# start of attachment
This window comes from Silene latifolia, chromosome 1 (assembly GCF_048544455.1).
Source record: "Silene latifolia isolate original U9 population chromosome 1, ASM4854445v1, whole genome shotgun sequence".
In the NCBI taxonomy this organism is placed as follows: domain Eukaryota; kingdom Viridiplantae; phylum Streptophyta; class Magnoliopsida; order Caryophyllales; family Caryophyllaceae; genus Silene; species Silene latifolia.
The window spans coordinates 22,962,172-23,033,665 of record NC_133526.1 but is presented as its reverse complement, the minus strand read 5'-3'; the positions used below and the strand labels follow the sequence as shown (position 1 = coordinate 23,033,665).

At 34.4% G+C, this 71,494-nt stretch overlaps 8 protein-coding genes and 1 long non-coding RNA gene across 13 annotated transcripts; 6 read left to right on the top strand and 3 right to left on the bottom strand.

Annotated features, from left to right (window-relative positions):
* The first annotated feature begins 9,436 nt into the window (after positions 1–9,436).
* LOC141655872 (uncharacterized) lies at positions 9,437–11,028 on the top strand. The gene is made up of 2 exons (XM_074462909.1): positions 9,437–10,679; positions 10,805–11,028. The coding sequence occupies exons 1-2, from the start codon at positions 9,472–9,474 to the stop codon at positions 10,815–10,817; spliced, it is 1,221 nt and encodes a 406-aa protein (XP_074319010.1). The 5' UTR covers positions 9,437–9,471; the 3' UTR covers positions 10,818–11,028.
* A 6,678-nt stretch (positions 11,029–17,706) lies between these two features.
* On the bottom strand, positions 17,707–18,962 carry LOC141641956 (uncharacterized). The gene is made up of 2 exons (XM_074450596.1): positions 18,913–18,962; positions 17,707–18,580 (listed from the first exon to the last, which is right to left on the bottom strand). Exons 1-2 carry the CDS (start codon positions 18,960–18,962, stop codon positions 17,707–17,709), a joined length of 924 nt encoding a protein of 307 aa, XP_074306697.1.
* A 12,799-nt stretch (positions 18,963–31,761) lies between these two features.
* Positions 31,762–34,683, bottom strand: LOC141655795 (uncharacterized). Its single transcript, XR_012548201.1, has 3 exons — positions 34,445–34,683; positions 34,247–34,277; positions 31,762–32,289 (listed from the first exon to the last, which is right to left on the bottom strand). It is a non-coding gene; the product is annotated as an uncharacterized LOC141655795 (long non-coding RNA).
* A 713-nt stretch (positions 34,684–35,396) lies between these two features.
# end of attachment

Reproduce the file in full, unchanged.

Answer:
This window comes from Silene latifolia, chromosome 1 (assembly GCF_048544455.1).
Source record: "Silene latifolia isolate original U9 population chromosome 1, ASM4854445v1, whole genome shotgun sequence".
In the NCBI taxonomy this organism is placed as follows: domain Eukaryota; kingdom Viridiplantae; phylum Streptophyta; class Magnoliopsida; order Caryophyllales; family Caryophyllaceae; genus Silene; species Silene latifolia.
The window spans coordinates 22,962,172-23,033,665 of record NC_133526.1 but is presented as its reverse complement, the minus strand read 5'-3'; the positions used below and the strand labels follow the sequence as shown (position 1 = coordinate 23,033,665).

At 34.4% G+C, this 71,494-nt stretch overlaps 8 protein-coding genes and 1 long non-coding RNA gene across 13 annotated transcripts; 6 read left to right on the top strand and 3 right to left on the bottom strand.

Annotated features, from left to right (window-relative positions):
* The first annotated feature begins 9,436 nt into the window (after positions 1–9,436).
* LOC141655872 (uncharacterized) lies at positions 9,437–11,028 on the top strand. The gene is made up of 2 exons (XM_074462909.1): positions 9,437–10,679; positions 10,805–11,028. The coding sequence occupies exons 1-2, from the start codon at positions 9,472–9,474 to the stop codon at positions 10,815–10,817; spliced, it is 1,221 nt and encodes a 406-aa protein (XP_074319010.1). The 5' UTR covers positions 9,437–9,471; the 3' UTR covers positions 10,818–11,028.
* A 6,678-nt stretch (positions 11,029–17,706) lies between these two features.
* On the bottom strand, positions 17,707–18,962 carry LOC141641956 (uncharacterized). The gene is made up of 2 exons (XM_074450596.1): positions 18,913–18,962; positions 17,707–18,580 (listed from the first exon to the last, which is right to left on the bottom strand). Exons 1-2 carry the CDS (start codon positions 18,960–18,962, stop codon positions 17,707–17,709), a joined length of 924 nt encoding a protein of 307 aa, XP_074306697.1.
* A 12,799-nt stretch (positions 18,963–31,761) lies between these two features.
* Positions 31,762–34,683, bottom strand: LOC141655795 (uncharacterized). Its single transcript, XR_012548201.1, has 3 exons — positions 34,445–34,683; positions 34,247–34,277; positions 31,762–32,289 (listed from the first exon to the last, which is right to left on the bottom strand). It is a non-coding gene; the product is annotated as an uncharacterized LOC141655795 (long non-coding RNA).
* A 713-nt stretch (positions 34,684–35,396) lies between these two features.